The case has drawn national attention and resulted in a crackdown on Greek life at Pennsylvania’s flagship university. Corman announced the hazing legislation during a break in a preliminary hearing in the Piazza case, held in Bellefonte in March.

On the Senate floor Wednesday, Corman said he introduced the bill because the state’s current hazing laws are “inflexible” and don’t give prosecutors the ability to tailor their cases to account for a variety of crimes, some of which are minor and others which could warrant felonies. He said he also hopes the new bill would encourage more people to seek help, noting that no one called for help immediately after Piazza fell.

“This would offer a safe harbor for someone to make that call,” he said.

He also thanked Piazza’s parents, Jim and Evelyn Piazza, for their input and support.

“They have channeled their pain and anguish … into a cause to make sure that other parents such as myself, or anyone else sending their child to college, will never have to go through what they had to go through,” Corman said.

The legislator noted that he was part of Greek life when he attended Temple University and while it “can do wondrous things…hazing, particularly this type of hazing, is something that we need to take a stand on.”

The legislation also has the support of the university. Eric Barron, president of Penn State, had attended Corman’s news conference announcing the legislation.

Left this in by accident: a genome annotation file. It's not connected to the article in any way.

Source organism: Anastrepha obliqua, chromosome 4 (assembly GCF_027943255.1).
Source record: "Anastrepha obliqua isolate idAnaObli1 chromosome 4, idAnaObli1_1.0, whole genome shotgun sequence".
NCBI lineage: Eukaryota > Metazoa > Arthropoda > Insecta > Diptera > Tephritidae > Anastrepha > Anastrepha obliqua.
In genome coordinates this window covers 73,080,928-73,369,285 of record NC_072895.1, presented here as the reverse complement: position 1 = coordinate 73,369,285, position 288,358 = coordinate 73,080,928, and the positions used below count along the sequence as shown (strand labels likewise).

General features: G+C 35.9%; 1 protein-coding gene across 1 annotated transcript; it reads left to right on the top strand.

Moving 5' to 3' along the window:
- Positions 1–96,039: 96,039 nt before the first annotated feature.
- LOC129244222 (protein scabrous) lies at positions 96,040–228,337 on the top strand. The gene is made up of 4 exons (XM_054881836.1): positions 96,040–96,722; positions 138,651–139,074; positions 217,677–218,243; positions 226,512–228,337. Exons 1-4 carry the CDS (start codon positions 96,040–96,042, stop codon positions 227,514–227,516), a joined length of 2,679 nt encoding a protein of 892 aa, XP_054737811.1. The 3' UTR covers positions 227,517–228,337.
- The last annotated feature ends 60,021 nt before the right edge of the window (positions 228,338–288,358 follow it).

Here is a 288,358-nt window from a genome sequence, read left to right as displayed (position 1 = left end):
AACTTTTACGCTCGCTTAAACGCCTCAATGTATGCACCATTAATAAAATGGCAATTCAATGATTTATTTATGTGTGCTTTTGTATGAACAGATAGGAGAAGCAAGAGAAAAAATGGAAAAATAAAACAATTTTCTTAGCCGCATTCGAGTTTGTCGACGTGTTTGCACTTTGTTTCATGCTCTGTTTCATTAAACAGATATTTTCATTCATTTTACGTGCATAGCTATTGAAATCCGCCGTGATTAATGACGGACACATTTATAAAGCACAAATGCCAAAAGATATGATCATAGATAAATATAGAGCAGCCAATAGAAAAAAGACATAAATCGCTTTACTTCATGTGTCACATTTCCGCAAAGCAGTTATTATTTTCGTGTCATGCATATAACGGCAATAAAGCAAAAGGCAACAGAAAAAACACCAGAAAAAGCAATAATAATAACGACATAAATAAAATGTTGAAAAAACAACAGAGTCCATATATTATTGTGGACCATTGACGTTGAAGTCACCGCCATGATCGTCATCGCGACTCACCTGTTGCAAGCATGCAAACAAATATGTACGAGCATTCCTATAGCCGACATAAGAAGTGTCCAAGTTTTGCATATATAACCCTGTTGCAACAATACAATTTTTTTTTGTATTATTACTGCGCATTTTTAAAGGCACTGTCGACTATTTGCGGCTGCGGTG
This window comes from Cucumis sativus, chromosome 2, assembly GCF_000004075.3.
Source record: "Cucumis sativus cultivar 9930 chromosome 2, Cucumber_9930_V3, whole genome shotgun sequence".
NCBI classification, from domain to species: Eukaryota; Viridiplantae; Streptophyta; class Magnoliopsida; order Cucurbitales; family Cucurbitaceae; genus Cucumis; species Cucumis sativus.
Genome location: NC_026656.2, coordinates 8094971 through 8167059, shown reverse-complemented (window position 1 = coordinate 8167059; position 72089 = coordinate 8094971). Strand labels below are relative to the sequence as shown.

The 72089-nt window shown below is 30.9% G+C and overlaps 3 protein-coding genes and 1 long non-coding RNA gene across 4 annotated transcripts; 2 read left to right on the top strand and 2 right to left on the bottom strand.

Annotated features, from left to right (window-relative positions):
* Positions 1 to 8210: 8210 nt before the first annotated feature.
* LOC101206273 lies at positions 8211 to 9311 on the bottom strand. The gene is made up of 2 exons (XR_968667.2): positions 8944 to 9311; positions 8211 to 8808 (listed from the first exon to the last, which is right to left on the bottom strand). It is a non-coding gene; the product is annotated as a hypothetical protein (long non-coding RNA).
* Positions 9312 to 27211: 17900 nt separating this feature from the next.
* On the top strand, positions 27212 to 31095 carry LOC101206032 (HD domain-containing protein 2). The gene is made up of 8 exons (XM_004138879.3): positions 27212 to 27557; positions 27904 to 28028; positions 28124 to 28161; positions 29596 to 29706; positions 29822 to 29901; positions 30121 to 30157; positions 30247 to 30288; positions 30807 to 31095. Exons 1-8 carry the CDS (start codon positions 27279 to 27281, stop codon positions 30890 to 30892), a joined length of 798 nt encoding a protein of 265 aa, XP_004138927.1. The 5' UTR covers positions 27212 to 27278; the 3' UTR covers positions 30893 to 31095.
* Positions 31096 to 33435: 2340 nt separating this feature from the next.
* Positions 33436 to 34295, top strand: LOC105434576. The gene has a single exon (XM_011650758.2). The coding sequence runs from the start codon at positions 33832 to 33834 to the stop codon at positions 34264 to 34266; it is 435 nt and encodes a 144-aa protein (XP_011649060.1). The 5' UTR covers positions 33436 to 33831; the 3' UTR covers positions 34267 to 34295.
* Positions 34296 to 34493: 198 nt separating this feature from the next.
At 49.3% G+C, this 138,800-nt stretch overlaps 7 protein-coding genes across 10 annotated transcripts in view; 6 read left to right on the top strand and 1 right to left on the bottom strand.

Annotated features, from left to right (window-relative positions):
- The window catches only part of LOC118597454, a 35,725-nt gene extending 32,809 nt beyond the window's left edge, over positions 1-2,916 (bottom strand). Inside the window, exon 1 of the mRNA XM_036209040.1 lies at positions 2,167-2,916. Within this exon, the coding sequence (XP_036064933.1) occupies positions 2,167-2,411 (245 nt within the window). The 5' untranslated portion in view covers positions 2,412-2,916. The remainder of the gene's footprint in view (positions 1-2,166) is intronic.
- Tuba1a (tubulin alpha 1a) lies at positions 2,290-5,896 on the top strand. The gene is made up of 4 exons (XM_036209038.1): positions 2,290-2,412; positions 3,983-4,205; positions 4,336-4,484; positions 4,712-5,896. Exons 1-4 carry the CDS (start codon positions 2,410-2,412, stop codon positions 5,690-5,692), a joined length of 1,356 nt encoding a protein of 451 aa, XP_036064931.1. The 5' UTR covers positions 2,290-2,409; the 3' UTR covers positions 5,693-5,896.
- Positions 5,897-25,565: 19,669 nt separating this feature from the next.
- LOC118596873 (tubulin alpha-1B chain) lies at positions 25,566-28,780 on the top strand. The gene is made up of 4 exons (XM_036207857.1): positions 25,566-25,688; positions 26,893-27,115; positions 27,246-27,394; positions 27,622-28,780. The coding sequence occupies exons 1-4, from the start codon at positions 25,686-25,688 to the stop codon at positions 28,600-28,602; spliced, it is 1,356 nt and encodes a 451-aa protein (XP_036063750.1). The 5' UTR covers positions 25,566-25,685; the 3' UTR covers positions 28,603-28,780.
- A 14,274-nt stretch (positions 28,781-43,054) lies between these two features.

“From the beginning, we thought this was very important,” Barron said in an interview last week. “If it leads to severe outcomes … we need to have some kind of deterrent that is there that causes people to think twice. I wish that law had been in place for decades.”

Tom Kline, a lawyer who represents the Piazzas, said he hopes the bill serves as a model for other states. According to’s website, only about 10 states currently call hazing a felony in cases where serious injury or death occur.

“We believe that this will put every appropriate stakeholder at risk for bad behavior which causes bodily injury,” Kline said.

If the law had been in effect when Piazza died, prosecutors would not have had to charge involuntary manslaughter and aggravated assault, he said. The hazing itself would have been a serious felony. Under current Pennsylvania law, hazing is a summary offense, resulting in a fine.

Nuwer questioned whether the forfeiture piece of the law would hold up in court, noting a University of Virginia case from 1991 where drugs were seized from three fraternities but the houses were owned by alumni not involved in the crime.

The North American Interfraternity Conference issued a statement in support of the “spirit” of the law, but planned to “provide critical recommendations” to enhance it. Asked about those recommendations, the conference did not elaborate.

The law’s deterrent effect shouldn’t be discounted, Kline said.

“This is also designed for college administrators, who will be able to go to orientations,” he said, “and be able to say if you haze, there are serious penalties to be paid if something goes badly wrong.”


©2018 The Philadelphia Inquirer